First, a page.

I've been living in that situation for quite some time. I choose what kind of work I do; I'm writing, which I love to do; I'm teaching, which I also spend a good deal of my life doing; I'm a doctor; I have a very loving relationship with my wife... I just don't see myself building any regrets at all, and that seems like a very good way for me to live. I just wish I could help my clients achieve that also.
What do you feel is the most important thing for people to take away from this interview?
This book that I'm writing, "The Creatures of the Day," it's great that the general public reads it but to be honest, my secret target audience for this book — and almost for every book I've written — is the young psychotherapist. I've been a professor at Stanford for almost all of my adult life, and I have a sense of being a teacher. I'm writing this, in effect, to help instruct other therapists, so I have a lot of messages in here about how to do therapy, about the importance of constructing a certain kind of space and intimate and trusting relationship with the patient. They can draw out of it things that maybe we could never really have known or imagined or predicted ourselves; each of them may draw different things out of the same kind of space.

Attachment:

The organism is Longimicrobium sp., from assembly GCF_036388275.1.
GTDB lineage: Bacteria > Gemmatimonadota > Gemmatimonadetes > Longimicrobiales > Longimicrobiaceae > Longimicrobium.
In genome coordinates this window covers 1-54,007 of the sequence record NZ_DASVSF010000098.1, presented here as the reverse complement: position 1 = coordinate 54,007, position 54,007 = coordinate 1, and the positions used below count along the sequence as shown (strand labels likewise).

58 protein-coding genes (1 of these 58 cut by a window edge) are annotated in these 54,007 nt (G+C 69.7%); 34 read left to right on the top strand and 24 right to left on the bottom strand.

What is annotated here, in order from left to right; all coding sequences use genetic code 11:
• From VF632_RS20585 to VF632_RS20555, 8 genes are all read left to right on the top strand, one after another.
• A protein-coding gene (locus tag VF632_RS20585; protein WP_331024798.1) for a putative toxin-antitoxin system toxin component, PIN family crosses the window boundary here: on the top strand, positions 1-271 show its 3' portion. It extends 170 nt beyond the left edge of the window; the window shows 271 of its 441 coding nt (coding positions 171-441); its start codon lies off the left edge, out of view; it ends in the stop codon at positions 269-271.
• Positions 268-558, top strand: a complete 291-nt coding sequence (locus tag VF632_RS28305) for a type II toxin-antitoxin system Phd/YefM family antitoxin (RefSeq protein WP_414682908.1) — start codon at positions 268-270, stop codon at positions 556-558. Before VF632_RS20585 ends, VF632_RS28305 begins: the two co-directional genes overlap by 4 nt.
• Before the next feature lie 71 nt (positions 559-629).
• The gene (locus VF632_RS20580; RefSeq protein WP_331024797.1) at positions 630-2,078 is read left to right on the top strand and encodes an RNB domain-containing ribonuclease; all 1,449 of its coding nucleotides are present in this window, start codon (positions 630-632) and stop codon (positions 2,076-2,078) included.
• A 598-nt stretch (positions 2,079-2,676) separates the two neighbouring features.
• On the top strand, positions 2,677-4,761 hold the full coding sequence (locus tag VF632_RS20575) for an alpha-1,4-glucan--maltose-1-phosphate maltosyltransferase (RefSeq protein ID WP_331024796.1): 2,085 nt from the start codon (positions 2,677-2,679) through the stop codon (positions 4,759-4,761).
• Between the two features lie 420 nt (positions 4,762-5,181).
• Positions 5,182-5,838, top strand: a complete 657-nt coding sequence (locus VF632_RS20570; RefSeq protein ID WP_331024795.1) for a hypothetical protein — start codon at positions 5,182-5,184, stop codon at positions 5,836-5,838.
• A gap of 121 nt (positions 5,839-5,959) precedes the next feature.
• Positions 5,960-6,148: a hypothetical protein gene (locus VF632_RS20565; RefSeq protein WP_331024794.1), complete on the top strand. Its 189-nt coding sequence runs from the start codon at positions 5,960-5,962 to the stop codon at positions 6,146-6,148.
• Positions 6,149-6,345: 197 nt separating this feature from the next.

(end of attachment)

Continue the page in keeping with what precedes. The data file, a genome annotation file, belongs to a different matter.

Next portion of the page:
I talk a lot about how the therapist can be and the whole level of how you interact with patients, the honesty you have about your own self. I'm teaching that kind of a mode of therapy right now, rather than maybe the more ancient modes where the therapist was invisible and only makes interpretations to the patient. I don't think that's the best model for therapy, so I tend to interact closely with patients.
Each of the stories brings up some kind of a philosophical issue that we have to look at. For example, the patient from the title story confessed after a while that he had been concealing something very important from me. We worked on why that was. Why would he want to deceive me when he's here for help? He thought it was so important that I have a certain image of him in my mind. I began to work on that: What did that mean? Why was that useful? The way each patient got help was extremely different, but it was the same person that was offering the help and the same kind of situation; people will draw different things from the same kind of therapeutic safe space that I set up for them.